Now that former supervillain Gru is a quasi-confirmed family man, and desperate to turn over a new leaf, it makes sense that he would sign up to help the good guys catch the rogue who stole an entire top secret lab. When our hero (?) suspects that a Mexican restaurant owner is actually the former baddie El Macho, a back and forth between his new life and his former self takes over. In the meantime, our Hispanic horror is indeed back on the side of the sinister, hoping to make horrific mutant monsters out of everything and anything in the world.
When Flint Lockwood invented the “Flint Lockwood Diatonic Super Mutating Dynamic Food Replicator,” otherwise known by the catchy acronym above, he was only trying to help his hometown of Swallow Falls overcome its dependence on sardines for sustenance, and social sustainability. But when the device develops a mind of its own, suddenly taking over the skies, its creator has to step in to stop in. In the second film, the FLDSMDFFR is back, this time turning the various oddball foods its regurgitates into living, breathing vittles critters like “shrimpanzees, tacodile supremes, mosquitoasts, watermelophants, and bananostriches.”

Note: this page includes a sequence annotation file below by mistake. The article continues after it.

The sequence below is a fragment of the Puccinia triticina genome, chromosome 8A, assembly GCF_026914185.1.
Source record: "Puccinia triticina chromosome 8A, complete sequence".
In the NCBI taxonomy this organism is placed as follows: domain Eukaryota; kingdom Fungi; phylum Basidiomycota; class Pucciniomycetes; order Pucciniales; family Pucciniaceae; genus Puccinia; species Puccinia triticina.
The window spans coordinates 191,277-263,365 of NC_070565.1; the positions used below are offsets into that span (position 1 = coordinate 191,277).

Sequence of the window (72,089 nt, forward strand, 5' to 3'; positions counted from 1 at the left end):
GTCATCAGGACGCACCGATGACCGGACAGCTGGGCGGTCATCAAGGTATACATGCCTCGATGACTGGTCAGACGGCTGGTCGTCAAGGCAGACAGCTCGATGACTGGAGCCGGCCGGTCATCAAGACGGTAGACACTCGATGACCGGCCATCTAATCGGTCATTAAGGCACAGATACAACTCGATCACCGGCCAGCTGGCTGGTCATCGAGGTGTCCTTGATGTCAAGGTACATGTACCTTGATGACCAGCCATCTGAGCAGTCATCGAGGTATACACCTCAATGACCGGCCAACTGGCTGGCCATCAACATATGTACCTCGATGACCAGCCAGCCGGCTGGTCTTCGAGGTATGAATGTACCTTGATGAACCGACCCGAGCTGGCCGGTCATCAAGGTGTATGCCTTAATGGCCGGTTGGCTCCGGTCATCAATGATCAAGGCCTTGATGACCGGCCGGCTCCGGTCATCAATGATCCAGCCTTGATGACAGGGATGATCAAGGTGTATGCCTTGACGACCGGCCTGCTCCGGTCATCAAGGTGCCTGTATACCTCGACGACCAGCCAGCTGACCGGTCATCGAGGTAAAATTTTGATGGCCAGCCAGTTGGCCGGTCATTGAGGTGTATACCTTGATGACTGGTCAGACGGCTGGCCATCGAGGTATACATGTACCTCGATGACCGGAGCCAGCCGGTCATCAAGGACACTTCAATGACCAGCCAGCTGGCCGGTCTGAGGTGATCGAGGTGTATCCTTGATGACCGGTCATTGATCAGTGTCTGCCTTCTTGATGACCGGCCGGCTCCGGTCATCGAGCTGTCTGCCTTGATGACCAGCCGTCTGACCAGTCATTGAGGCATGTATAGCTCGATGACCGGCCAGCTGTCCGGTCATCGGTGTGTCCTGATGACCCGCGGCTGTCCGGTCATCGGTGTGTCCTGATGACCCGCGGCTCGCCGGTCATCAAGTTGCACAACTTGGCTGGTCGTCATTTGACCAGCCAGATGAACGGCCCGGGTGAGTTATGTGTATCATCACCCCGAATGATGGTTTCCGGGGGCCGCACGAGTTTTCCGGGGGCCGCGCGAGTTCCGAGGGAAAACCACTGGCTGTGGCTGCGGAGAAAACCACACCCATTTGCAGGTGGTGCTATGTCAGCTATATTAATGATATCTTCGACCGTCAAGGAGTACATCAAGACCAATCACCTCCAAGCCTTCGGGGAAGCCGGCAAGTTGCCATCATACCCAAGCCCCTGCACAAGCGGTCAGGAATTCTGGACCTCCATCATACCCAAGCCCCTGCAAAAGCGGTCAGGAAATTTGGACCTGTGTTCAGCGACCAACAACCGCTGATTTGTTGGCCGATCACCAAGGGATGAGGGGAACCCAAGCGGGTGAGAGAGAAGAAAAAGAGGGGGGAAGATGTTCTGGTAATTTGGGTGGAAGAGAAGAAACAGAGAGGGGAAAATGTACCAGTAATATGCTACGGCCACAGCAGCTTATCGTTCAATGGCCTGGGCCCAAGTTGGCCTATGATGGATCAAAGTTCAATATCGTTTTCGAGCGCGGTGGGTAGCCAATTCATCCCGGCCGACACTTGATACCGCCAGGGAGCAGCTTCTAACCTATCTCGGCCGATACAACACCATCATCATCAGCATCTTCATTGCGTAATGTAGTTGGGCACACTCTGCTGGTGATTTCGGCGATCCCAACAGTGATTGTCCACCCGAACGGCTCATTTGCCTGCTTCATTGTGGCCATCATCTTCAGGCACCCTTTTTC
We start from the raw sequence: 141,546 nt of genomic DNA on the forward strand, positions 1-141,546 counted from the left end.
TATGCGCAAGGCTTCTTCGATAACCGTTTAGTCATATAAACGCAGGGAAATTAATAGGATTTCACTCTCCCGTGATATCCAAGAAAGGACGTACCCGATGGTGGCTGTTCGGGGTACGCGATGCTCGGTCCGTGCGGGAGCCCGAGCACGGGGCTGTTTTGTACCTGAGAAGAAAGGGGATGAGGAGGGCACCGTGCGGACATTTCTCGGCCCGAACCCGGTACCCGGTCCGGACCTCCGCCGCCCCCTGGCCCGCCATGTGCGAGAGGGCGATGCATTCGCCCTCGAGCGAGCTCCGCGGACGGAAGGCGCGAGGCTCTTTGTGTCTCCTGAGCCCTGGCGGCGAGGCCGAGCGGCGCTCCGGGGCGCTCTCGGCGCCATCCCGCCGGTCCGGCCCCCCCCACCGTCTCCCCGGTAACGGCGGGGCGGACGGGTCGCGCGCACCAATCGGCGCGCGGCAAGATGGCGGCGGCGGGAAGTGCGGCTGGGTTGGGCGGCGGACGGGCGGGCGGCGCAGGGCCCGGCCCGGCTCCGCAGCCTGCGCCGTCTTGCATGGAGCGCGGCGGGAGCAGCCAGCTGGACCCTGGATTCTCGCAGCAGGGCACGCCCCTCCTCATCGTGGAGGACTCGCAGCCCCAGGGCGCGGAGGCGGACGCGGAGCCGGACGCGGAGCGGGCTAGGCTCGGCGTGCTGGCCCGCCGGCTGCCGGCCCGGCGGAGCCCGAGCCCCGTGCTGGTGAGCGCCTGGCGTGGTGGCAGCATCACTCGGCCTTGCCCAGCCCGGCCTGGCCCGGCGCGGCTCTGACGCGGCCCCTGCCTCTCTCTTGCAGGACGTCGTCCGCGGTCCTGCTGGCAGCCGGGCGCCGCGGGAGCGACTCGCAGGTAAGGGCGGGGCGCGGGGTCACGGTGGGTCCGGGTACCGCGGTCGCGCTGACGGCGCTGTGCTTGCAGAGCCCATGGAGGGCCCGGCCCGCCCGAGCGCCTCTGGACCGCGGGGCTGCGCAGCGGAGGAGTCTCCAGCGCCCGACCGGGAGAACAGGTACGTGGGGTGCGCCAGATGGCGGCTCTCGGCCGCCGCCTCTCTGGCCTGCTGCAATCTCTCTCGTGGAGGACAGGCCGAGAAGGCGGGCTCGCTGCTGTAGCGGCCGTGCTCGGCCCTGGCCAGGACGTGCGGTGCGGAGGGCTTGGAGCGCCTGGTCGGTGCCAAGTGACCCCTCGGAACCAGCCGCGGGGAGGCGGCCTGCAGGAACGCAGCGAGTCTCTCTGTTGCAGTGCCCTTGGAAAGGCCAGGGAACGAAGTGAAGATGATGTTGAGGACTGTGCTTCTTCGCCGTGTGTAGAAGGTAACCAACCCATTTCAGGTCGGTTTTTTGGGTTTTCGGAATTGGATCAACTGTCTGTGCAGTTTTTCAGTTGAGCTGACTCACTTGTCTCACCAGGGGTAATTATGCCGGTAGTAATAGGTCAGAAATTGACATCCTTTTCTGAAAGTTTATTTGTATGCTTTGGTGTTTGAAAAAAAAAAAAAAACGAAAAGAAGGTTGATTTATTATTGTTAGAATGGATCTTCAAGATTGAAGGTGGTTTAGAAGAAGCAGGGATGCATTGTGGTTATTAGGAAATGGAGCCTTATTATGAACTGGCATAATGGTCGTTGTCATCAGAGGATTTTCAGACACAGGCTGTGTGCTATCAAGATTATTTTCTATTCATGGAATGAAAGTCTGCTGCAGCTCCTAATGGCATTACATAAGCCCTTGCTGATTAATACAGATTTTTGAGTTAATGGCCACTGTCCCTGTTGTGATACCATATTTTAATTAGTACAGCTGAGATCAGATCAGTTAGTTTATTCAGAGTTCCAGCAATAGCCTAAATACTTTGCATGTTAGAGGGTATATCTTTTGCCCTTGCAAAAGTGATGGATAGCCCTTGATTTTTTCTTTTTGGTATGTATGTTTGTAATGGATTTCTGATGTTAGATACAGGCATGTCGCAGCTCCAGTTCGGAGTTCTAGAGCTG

He’s the Terminator of time travel comedies (wait…huh?). It seems like, no matter what happens to the McFly family, be it in the old West or a decrepit crime ridden future version o f Hill Valley, Biff is there to stir the simmering pot. Though it’s not always the same version of the vile menace each time (it has to do with parallel realities and possible alternative time lines, or something), the same intent is there - to rob George (or a version of same) of his bride Lorraine (again, or someone similar) and thwart Marty’s attempts to keep them together. Even in victory, Biff bungles his often ill-considered plans.